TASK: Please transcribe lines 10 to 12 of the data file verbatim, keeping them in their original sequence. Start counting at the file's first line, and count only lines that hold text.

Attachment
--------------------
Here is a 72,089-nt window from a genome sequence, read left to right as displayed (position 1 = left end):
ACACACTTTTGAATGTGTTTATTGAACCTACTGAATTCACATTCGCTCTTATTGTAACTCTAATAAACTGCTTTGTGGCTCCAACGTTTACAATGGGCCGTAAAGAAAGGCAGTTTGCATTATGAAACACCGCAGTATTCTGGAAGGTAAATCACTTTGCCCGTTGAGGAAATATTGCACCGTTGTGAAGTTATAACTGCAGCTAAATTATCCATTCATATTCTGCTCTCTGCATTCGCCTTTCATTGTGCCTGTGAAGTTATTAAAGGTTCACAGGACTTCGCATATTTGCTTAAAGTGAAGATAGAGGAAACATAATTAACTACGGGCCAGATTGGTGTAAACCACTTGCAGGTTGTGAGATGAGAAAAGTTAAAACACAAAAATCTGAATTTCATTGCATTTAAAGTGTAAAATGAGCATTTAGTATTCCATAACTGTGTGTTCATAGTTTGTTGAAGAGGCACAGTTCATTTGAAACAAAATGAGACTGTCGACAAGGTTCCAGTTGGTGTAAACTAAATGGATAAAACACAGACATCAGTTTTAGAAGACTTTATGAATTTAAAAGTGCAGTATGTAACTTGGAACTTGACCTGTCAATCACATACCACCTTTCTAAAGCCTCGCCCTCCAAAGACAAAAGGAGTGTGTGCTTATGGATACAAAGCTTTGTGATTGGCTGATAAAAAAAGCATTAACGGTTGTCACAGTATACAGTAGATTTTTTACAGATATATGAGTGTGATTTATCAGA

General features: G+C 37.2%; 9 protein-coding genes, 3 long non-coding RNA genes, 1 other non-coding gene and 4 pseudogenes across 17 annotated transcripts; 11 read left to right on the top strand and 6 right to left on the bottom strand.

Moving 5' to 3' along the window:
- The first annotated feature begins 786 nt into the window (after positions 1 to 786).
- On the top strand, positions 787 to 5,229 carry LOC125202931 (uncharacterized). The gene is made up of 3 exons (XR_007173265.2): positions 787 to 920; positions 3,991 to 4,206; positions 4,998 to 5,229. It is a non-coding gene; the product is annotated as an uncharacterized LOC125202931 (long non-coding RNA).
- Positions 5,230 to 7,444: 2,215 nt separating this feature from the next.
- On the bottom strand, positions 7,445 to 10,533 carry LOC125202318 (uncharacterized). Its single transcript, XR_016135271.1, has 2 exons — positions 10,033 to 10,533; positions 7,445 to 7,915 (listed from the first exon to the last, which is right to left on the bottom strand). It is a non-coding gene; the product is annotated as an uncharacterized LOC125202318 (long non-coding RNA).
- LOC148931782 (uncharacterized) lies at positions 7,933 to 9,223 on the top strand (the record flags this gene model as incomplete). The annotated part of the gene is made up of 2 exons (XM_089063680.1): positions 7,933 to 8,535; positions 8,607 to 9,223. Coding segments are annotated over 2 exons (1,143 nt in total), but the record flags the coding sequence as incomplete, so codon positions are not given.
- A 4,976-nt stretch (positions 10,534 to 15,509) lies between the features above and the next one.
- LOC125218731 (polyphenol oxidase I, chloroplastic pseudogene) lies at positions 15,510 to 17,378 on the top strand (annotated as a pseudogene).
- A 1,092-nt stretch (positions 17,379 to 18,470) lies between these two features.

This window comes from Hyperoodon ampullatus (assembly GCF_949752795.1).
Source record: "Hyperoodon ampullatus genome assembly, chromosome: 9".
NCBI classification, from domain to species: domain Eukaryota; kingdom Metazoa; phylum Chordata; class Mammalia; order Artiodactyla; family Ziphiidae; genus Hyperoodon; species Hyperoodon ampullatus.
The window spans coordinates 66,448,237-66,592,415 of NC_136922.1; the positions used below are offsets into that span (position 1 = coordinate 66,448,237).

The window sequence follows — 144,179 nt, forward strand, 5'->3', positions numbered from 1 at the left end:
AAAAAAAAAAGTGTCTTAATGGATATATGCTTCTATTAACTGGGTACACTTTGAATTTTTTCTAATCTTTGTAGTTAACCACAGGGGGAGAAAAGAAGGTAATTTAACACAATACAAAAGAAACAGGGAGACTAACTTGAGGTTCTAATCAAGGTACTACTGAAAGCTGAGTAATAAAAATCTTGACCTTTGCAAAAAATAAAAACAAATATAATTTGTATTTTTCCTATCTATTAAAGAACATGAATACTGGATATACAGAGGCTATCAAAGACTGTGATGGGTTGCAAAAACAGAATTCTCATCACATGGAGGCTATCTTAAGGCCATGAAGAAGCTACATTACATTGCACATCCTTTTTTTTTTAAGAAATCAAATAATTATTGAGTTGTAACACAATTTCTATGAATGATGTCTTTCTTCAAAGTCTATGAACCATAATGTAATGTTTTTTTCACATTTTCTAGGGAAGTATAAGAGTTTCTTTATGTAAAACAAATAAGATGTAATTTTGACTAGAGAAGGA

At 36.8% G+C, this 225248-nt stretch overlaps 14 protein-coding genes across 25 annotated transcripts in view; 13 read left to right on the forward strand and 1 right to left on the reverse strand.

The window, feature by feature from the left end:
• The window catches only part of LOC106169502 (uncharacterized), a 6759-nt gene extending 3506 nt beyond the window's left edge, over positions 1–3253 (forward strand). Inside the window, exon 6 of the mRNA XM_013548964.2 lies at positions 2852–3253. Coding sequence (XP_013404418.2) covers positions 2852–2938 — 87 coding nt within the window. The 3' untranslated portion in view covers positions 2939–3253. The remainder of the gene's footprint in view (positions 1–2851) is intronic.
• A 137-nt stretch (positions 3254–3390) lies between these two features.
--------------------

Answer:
- A 4,976-nt stretch (positions 10,534 to 15,509) lies between the features above and the next one.
- LOC125218731 (polyphenol oxidase I, chloroplastic pseudogene) lies at positions 15,510 to 17,378 on the top strand (annotated as a pseudogene).
- A 1,092-nt stretch (positions 17,379 to 18,470) lies between these two features.